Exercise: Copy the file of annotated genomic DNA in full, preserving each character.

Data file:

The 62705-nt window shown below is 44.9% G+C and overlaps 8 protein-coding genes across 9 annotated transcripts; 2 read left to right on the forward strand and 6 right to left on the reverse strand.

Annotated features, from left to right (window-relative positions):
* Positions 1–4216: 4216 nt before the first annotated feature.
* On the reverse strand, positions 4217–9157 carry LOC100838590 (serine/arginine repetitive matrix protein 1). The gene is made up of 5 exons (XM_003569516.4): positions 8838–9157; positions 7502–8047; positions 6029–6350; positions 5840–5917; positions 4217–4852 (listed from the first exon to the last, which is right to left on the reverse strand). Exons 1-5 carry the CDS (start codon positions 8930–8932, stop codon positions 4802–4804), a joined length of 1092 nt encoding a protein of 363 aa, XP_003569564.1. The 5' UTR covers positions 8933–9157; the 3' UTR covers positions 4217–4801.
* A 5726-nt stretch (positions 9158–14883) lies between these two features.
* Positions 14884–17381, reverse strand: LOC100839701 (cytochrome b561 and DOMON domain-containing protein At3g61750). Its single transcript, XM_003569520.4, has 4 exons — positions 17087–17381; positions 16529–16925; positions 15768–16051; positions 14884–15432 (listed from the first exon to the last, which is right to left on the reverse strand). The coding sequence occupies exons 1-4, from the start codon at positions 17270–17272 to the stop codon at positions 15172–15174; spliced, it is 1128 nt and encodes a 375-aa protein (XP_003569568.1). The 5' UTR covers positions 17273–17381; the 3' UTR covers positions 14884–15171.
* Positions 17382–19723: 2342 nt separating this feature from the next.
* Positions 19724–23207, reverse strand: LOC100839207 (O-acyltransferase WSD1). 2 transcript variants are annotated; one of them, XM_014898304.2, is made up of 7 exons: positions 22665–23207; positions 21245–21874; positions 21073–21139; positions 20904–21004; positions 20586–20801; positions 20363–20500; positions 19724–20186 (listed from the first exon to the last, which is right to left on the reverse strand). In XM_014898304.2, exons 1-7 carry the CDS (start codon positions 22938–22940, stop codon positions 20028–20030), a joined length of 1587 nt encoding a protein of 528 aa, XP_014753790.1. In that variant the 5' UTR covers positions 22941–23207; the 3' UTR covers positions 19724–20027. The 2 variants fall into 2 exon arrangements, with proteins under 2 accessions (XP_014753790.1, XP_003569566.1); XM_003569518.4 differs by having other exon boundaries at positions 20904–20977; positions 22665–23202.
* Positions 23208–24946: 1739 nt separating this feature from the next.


The 62705-nt window shown below is 44.9% G+C and overlaps 8 protein-coding genes across 9 annotated transcripts; 2 read left to right on the forward strand and 6 right to left on the reverse strand.

Annotated features, from left to right (window-relative positions):
* Positions 1–4216: 4216 nt before the first annotated feature.
* On the reverse strand, positions 4217–9157 carry LOC100838590 (serine/arginine repetitive matrix protein 1). The gene is made up of 5 exons (XM_003569516.4): positions 8838–9157; positions 7502–8047; positions 6029–6350; positions 5840–5917; positions 4217–4852 (listed from the first exon to the last, which is right to left on the reverse strand). Exons 1-5 carry the CDS (start codon positions 8930–8932, stop codon positions 4802–4804), a joined length of 1092 nt encoding a protein of 363 aa, XP_003569564.1. The 5' UTR covers positions 8933–9157; the 3' UTR covers positions 4217–4801.
* A 5726-nt stretch (positions 9158–14883) lies between these two features.
* Positions 14884–17381, reverse strand: LOC100839701 (cytochrome b561 and DOMON domain-containing protein At3g61750). Its single transcript, XM_003569520.4, has 4 exons — positions 17087–17381; positions 16529–16925; positions 15768–16051; positions 14884–15432 (listed from the first exon to the last, which is right to left on the reverse strand). The coding sequence occupies exons 1-4, from the start codon at positions 17270–17272 to the stop codon at positions 15172–15174; spliced, it is 1128 nt and encodes a 375-aa protein (XP_003569568.1). The 5' UTR covers positions 17273–17381; the 3' UTR covers positions 14884–15171.
* Positions 17382–19723: 2342 nt separating this feature from the next.
* Positions 19724–23207, reverse strand: LOC100839207 (O-acyltransferase WSD1). 2 transcript variants are annotated; one of them, XM_014898304.2, is made up of 7 exons: positions 22665–23207; positions 21245–21874; positions 21073–21139; positions 20904–21004; positions 20586–20801; positions 20363–20500; positions 19724–20186 (listed from the first exon to the last, which is right to left on the reverse strand). In XM_014898304.2, exons 1-7 carry the CDS (start codon positions 22938–22940, stop codon positions 20028–20030), a joined length of 1587 nt encoding a protein of 528 aa, XP_014753790.1. In that variant the 5' UTR covers positions 22941–23207; the 3' UTR covers positions 19724–20027. The 2 variants fall into 2 exon arrangements, with proteins under 2 accessions (XP_014753790.1, XP_003569566.1); XM_003569518.4 differs by having other exon boundaries at positions 20904–20977; positions 22665–23202.
* Positions 23208–24946: 1739 nt separating this feature from the next.